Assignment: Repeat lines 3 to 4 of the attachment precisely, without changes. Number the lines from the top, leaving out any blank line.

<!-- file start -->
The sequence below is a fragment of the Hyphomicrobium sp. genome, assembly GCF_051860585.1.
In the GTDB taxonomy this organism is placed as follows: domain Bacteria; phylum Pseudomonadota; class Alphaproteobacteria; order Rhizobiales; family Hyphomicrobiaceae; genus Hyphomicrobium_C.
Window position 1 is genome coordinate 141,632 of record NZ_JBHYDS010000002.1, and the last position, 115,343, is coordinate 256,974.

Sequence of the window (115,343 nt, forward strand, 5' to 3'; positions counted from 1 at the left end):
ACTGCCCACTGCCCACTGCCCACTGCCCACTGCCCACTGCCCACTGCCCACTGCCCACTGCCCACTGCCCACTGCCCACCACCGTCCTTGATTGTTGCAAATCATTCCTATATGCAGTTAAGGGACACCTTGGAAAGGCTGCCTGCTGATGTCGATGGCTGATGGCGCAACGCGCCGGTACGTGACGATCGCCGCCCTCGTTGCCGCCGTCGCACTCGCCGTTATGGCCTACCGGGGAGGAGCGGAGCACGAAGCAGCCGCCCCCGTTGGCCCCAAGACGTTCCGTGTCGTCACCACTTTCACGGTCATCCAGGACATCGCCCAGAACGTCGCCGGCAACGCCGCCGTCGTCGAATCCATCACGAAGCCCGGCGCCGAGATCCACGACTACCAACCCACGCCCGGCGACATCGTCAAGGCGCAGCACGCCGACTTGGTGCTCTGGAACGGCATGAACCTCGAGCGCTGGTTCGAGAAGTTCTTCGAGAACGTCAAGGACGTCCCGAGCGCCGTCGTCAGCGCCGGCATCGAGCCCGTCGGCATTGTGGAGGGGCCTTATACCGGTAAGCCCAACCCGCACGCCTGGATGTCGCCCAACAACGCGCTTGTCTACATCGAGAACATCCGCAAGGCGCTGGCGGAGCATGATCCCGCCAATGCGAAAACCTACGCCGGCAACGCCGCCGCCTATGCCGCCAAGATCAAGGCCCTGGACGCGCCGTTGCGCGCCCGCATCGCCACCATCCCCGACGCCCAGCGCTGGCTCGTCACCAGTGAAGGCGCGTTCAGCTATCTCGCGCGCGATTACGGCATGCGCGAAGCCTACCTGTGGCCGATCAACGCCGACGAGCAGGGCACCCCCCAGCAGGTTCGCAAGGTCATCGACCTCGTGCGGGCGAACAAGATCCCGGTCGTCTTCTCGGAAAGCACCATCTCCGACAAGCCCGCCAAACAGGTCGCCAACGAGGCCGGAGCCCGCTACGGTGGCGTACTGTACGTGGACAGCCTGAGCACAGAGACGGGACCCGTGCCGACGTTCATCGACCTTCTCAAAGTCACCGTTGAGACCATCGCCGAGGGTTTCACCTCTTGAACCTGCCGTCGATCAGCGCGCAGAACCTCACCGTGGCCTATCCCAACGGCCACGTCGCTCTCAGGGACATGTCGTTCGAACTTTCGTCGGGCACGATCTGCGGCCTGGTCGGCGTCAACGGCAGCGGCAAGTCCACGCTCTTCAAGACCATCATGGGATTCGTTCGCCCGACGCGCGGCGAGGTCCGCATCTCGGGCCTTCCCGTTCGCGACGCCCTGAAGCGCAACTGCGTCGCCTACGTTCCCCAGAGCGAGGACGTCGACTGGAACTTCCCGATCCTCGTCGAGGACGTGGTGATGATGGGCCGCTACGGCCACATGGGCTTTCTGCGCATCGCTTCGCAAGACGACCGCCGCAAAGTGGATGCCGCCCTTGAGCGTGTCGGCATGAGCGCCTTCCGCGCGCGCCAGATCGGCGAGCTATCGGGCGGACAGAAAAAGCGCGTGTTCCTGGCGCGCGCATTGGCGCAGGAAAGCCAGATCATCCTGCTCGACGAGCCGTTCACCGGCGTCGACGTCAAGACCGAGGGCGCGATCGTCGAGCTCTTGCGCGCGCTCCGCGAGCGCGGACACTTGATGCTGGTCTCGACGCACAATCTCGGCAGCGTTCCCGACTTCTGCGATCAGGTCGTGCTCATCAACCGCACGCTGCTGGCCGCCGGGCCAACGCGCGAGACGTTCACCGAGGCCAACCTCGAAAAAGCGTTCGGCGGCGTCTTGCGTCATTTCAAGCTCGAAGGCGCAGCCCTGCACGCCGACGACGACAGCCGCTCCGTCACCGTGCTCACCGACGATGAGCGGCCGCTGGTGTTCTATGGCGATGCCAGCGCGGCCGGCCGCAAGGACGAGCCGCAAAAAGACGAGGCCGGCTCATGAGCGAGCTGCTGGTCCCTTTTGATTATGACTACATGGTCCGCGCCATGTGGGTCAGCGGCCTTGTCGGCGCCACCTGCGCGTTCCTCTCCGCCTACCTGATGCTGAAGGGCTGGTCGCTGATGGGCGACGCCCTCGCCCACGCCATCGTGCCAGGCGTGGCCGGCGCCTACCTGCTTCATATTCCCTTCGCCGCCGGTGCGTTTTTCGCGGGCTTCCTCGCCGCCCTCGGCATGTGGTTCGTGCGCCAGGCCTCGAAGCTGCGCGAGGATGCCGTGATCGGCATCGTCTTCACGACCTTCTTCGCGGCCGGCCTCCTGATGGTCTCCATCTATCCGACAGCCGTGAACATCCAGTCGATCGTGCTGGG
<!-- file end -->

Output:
Window position 1 is genome coordinate 141,632 of record NZ_JBHYDS010000002.1, and the last position, 115,343, is coordinate 256,974.

Sequence of the window (115,343 nt, forward strand, 5' to 3'; positions counted from 1 at the left end):